Friday, July 6, 2012


 AGAINST CATCHING COLDS: STUDY - Parents are about half as likely to catch a cold as people without children, regardless of their preexisting immunity, a new study says.  Psychological or behavioral factors could play a role. The researchers said that unknown "psychological or behavioral differences between parents and nonparents" might help explain their findings. "We found parenthood predicted a decreased probability of colds among healthy individuals exposed to a cold virus," study leader Rodlescia Sneed of Carnegie Mellon University in Pittsburgh and co-authors reported. 
For the study, the researchers examined information on 795 adults from three previous studies. Volunteers in the studies were given nose drops either containing rhinovirus, which causes the common cold, or a flu virus. After being exposed to the virus, about one-third of participants developed a cold. The study found, however, that there was a 52 % lower rate of colds among parents compared to volunteers who didn't have any children. This protective effect increased along with the number of children parents had.

And when parents didn't live with any of their children, their risk of having a common cold dropped even more - to 73 % lower than nonparents. The study is published in the July issue of the journal Psychosomatic Medicine. Parents were less likely to catch a cold regardless of whether they had protective levels of antibodies, the study authors noted in a journal news release. Being married had no effect on the findings. However, the risk of colds was not lower for the youngest parents studied, those aged 18 to 23. 
The researchers also suggested that being a parent may improve the regulation of immune factors that are triggered in response to infection. More research is needed, they said, to explain how being a parent affects the body's response to the common cold.  "Our results, while provocative, have left room for future studies to pursue how various aspects of parenthood ([such as] frequency of contact with children, quality of parent/child relationships) might be related to physical health, and how parenthood could 'get under the skin' to influence physical health," researchers concluded.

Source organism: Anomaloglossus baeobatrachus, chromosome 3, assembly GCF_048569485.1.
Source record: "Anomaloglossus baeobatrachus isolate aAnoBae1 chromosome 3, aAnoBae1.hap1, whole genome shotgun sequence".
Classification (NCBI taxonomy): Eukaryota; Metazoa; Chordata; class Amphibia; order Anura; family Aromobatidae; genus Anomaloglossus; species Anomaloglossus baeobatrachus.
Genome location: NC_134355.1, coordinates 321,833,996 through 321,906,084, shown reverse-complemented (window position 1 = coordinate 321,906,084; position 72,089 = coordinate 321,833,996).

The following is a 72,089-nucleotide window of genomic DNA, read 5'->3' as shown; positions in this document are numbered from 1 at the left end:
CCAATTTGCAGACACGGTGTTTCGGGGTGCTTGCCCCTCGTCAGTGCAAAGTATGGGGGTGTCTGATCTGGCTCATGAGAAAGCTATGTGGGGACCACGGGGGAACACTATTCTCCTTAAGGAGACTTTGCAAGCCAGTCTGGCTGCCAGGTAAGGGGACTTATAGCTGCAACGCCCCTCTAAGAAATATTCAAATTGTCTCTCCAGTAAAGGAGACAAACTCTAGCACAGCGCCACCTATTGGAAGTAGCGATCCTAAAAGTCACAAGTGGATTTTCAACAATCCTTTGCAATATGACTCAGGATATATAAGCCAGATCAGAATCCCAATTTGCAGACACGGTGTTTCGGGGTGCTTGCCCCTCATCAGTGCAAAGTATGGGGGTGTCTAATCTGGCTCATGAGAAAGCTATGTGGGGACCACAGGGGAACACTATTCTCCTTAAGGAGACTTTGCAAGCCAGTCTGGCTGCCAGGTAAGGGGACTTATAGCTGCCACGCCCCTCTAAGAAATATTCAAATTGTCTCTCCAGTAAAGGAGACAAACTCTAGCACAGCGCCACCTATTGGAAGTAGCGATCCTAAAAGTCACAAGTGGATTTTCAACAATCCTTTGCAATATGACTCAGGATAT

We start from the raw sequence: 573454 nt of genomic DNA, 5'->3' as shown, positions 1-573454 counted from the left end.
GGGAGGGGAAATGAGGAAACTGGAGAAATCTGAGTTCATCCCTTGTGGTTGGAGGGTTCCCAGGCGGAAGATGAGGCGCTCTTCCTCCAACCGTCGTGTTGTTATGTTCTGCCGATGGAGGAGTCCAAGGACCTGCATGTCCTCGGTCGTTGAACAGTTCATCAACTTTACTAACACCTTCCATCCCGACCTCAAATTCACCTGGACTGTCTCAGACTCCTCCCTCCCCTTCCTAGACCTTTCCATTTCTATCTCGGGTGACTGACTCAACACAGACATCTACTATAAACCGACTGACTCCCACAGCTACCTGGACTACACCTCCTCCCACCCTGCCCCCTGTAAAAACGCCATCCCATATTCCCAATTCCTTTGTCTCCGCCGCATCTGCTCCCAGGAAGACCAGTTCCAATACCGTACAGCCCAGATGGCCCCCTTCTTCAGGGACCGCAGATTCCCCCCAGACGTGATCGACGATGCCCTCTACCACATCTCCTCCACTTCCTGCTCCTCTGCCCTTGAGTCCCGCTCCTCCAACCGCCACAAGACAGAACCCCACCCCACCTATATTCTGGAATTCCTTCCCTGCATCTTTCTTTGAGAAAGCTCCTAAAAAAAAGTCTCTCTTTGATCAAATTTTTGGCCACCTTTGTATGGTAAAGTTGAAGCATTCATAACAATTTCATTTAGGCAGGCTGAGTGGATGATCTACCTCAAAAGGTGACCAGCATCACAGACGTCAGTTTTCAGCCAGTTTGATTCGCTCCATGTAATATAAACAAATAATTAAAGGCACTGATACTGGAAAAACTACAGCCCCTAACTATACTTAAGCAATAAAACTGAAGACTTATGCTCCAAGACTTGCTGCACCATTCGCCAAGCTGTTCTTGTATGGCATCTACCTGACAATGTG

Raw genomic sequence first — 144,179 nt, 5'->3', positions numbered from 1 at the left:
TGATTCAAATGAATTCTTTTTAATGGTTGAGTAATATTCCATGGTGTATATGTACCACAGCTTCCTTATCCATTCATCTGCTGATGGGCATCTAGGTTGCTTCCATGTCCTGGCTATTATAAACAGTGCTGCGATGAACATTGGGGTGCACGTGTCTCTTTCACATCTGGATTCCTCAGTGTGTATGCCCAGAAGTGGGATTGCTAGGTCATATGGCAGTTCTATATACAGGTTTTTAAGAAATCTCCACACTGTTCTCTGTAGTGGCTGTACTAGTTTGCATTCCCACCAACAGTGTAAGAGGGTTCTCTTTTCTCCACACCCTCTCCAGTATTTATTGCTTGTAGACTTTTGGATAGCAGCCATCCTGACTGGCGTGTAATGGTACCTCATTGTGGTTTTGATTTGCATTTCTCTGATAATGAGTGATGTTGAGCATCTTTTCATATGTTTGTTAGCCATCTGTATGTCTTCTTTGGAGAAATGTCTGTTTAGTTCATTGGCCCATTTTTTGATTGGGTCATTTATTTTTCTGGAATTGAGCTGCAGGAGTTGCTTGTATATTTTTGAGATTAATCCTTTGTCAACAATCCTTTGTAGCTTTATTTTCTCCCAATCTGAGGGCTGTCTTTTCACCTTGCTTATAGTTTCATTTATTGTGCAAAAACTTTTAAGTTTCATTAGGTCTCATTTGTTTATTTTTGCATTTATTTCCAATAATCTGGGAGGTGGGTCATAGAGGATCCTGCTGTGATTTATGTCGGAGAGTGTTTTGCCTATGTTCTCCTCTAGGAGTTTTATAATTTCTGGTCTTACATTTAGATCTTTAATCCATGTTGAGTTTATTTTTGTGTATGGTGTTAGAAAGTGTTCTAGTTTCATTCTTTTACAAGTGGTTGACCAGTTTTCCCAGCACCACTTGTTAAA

Being a parent can be good for your health, according to this new study. The more children you have the better your chance of escaping coughs and colds. Researchers have found that parents are 52 % less likely to develop a cold than those with no off-spring. The more children you have the strong the affect due to 'psychological benefits of parenthood'.  Our concept of gratitude to the parents and to our Heavenly Father should be based on unmotivated love, but we are still far from experiencing such a feeling.

The attribution of Parenthood to God must have some cause behind it. Him or her whom we call father or mother and who are adorable, we cannot worship, when, averse to God, we stay in the mother's womb; even after being born we cannot do so in our infancy or childhood. Rather we being their indulged pets treat them as our servants. ...  instead of worshiping them, we demand and accept service from them. ... Though with the growth of intelligence we show some efforts to serve them, generally this has its origin in a retributive sense of gratitude or dutifulness in return for the benefit received from them. ... 
The service of God or attribution of Parenthood to Him or calling Him as the Sustainer, Protector, Saviour, Affectionate, Gracious, etc., arising out of the sense of awe, hope, dutifulness or gratitude, all these originate from some motive or cause and, as such, are far from His service and worship arising from the natural love of the soul towards Him.

Śrīla Bhaktisiddhanta Saraswati Thākura Prabhupāda :
"Colloquies with Foreigners"
Prof. Albert E. Suthers Interviews - January, 1929.

Published by dasavatara das - "Vedic Views on World News"

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